SANTA CRUZ — The University of California is once again facing the prodigious task of deciding whether to create new campuses to accommodate the growing numbers of qualified would-be students. With more than 107,000 students now enrolled on eight general campuses, an additional 63,000 are expected by 2005.
We are about to re-enact the drama of 30 years ago, when new general campuses were launched at San Diego, Irvine and Santa Cruz.
Berkeley and UCLA are already oversubscribed. Davis and Santa Barbara are nearing capacity. San Diego and Irvine will be full within a decade. Riverside and Santa Cruz can grow until about the year 2005.
A few months ago UC President David P. Gardner suggested that three additional campuses would be needed near the turn of the century. Since then a deluge of inquiries and proposals has come in from local communities. Despite fiscal crises brought on by Proposition 13, the prospect of a university campus still appeals. It is a "smokeless industry" providing steady employment, cultural advantages, opportunities for local youth and, of course, prestige.
A review of how the problem was handled 30 years ago and how university towns have fared can give some insight into the complexities of choosing sites, securing approvals and developing new institutions--if new institutions are indeed needed: Some experts believe the university must more carefully evaluate its existing campuses to see if prescribed limits are realistic. For their part, UC officials say building new campuses is less expensive than expanding current ones.
In 1957 two reports pointed up the critical need for more sites for higher education, finding that the state was falling behind in provision of colleges and universities. A UC faculty committee advocated the establishment of four new general campuses. The university regents approved three--two for Southern California and one in Northern California. The fourth, for the San Joaquin Valley, was put aside for further study.
The university and the state colleges began jousting for position, with the state Legislature calling for orderly growth. The two segments agreed on a joint planning team, under the leadership of the late Arthur G. Coons, then president of independent Occidental College. After many months of gestation, in 1959 the team produced the Master Plan for Higher Education, which provided that the top 12.5% of each high school graduating class was eligible to attend a university campus. The Master Plan endorsed the three new campuses approved by the regents and set "maximum" UC campus enrollment at 27,500.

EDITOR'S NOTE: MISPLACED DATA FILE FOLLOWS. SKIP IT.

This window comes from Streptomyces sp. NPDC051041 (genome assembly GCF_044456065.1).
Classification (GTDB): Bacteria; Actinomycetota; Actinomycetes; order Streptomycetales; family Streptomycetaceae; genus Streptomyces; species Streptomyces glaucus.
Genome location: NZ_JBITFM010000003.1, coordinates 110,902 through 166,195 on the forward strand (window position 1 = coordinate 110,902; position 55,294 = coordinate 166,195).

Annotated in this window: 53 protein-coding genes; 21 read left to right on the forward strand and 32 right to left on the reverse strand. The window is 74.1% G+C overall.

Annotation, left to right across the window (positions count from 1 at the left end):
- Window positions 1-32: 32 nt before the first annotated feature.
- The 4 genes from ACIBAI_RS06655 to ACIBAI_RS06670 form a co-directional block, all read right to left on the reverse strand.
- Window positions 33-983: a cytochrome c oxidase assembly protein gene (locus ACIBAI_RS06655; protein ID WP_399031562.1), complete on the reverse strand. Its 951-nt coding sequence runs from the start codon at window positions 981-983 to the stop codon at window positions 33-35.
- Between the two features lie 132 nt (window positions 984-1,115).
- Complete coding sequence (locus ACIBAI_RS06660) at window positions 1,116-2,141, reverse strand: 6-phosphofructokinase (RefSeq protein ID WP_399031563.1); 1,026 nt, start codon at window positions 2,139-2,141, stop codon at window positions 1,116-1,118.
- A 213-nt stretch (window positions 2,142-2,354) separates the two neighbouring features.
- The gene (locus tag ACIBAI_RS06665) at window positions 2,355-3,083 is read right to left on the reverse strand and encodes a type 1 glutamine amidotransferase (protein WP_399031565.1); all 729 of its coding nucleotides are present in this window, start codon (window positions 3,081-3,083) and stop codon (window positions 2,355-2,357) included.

Searching for campus sites in Southern California was easy. San Diego had "pueblo lands" from Spanish/Mexican days and conveyed a fine La Jolla site to the university. In Orange County, the Irvine Ranch gave 1,000 choice acres.
In the north, however, there was much controversy. Consultants considered dozens of possible sites in the designated south-central coast, consisting of the counties of San Mateo, Santa Clara, Santa Cruz, Monterey and San Benito. The regents narrowed the choice to Santa Clara and Santa Cruz counties. The Almaden Valley, on the south side of San Jose, was close to the center of the burgeoning electronics industry, within commuting distance of a large population, and backed by powerful local governments. Santa Cruz offered the spectacular Cowell Ranch site, a plateau of redwood forest and meadowland overlooking Monterey Bay.
In the end, the question of climate may have been crucial. On the day the regents visited both sites, they saw Santa Cruz in the morning, a summer day when the fog was lifting to show great vistas reaching to Monterey on the south; towering redwood trees formed a backdrop. In contrast, the Almaden Valley site was hot, and on the bus coming back, I heard one regent say to another: "It would cost us a fortune just to air-condition the place."
UC San Diego, UC Irvine and UC Santa Cruz took shape rapidly and four years later were functioning general campuses.
The three newest campuses now have about 40,000 students. San Diego and Irvine are well-rounded general campuses, each with an array of professional schools and sizable graduate enrollment. Santa Cruz, for a variety of reasons (few commuting students, no professional schools, preoccupation with residential colleges), has grown more slowly, but it already has as many students as UCLA had in 1939, its 20th year in the UC system.
Assuming that all the obstacles can be overcome, and that three additional campuses are authorized and funded, what can we expect?
To begin with, there will be some sharp contests over locations. Population and numbers of high school graduates are major criteria in calculating need. Several heavily populated areas are not now served by nearby UC general campuses. It seems likely if three are built, one would be in the south, one in the north and one in the San Joaquin Valley.